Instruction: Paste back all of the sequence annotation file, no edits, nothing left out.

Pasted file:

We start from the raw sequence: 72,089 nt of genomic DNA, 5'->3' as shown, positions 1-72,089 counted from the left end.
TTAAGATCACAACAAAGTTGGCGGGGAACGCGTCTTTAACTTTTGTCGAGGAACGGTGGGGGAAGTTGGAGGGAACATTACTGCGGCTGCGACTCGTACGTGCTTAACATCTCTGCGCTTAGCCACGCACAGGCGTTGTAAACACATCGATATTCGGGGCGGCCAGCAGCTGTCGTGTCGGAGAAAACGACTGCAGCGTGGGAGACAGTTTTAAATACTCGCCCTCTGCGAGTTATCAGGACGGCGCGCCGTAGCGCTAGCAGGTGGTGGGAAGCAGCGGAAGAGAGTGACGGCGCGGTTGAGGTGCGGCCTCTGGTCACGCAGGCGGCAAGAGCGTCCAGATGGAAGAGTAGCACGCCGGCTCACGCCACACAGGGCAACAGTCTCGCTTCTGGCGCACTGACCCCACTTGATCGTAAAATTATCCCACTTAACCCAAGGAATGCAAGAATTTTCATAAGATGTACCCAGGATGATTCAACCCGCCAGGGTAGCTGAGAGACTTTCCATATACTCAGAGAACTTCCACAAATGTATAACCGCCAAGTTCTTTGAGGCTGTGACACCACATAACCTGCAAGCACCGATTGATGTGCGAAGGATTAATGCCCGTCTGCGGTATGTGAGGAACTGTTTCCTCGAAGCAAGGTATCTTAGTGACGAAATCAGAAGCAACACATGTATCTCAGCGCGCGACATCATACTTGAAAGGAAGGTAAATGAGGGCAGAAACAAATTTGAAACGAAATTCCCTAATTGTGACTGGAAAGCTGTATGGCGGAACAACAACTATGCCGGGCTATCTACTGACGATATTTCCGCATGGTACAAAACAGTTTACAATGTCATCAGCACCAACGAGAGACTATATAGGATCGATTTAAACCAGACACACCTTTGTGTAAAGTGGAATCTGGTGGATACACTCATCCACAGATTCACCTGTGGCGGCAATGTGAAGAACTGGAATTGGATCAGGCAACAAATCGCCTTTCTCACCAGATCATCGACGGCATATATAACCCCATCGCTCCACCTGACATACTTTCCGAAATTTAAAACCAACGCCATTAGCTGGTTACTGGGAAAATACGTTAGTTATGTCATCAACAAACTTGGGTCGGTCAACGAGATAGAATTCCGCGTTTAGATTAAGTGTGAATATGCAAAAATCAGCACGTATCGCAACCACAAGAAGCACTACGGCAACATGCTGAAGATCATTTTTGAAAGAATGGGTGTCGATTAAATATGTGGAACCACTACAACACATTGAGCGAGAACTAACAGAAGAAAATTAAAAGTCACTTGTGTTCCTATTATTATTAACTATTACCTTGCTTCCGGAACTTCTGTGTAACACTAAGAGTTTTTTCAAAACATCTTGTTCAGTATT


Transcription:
We start from the raw sequence: 72,089 nt of genomic DNA, 5'->3' as shown, positions 1-72,089 counted from the left end.
TTAAGATCACAACAAAGTTGGCGGGGAACGCGTCTTTAACTTTTGTCGAGGAACGGTGGGGGAAGTTGGAGGGAACATTACTGCGGCTGCGACTCGTACGTGCTTAACATCTCTGCGCTTAGCCACGCACAGGCGTTGTAAACACATCGATATTCGGGGCGGCCAGCAGCTGTCGTGTCGGAGAAAACGACTGCAGCGTGGGAGACAGTTTTAAATACTCGCCCTCTGCGAGTTATCAGGACGGCGCGCCGTAGCGCTAGCAGGTGGTGGGAAGCAGCGGAAGAGAGTGACGGCGCGGTTGAGGTGCGGCCTCTGGTCACGCAGGCGGCAAGAGCGTCCAGATGGAAGAGTAGCACGCCGGCTCACGCCACACAGGGCAACAGTCTCGCTTCTGGCGCACTGACCCCACTTGATCGTAAAATTATCCCACTTAACCCAAGGAATGCAAGAATTTTCATAAGATGTACCCAGGATGATTCAACCCGCCAGGGTAGCTGAGAGACTTTCCATATACTCAGAGAACTTCCACAAATGTATAACCGCCAAGTTCTTTGAGGCTGTGACACCACATAACCTGCAAGCACCGATTGATGTGCGAAGGATTAATGCCCGTCTGCGGTATGTGAGGAACTGTTTCCTCGAAGCAAGGTATCTTAGTGACGAAATCAGAAGCAACACATGTATCTCAGCGCGCGACATCATACTTGAAAGGAAGGTAAATGAGGGCAGAAACAAATTTGAAACGAAATTCCCTAATTGTGACTGGAAAGCTGTATGGCGGAACAACAACTATGCCGGGCTATCTACTGACGATATTTCCGCATGGTACAAAACAGTTTACAATGTCATCAGCACCAACGAGAGACTATATAGGATCGATTTAAACCAGACACACCTTTGTGTAAAGTGGAATCTGGTGGATACACTCATCCACAGATTCACCTGTGGCGGCAATGTGAAGAACTGGAATTGGATCAGGCAACAAATCGCCTTTCTCACCAGATCATCGACGGCATATATAACCCCATCGCTCCACCTGACATACTTTCCGAAATTTAAAACCAACGCCATTAGCTGGTTACTGGGAAAATACGTTAGTTATGTCATCAACAAACTTGGGTCGGTCAACGAGATAGAATTCCGCGTTTAGATTAAGTGTGAATATGCAAAAATCAGCACGTATCGCAACCACAAGAAGCACTACGGCAACATGCTGAAGATCATTTTTGAAAGAATGGGTGTCGATTAAATATGTGGAACCACTACAACACATTGAGCGAGAACTAACAGAAGAAAATTAAAAGTCACTTGTGTTCCTATTATTATTAACTATTACCTTGCTTCCGGAACTTCTGTGTAACACTAAGAGTTTTTTCAAAACATCTTGTTCAGTATT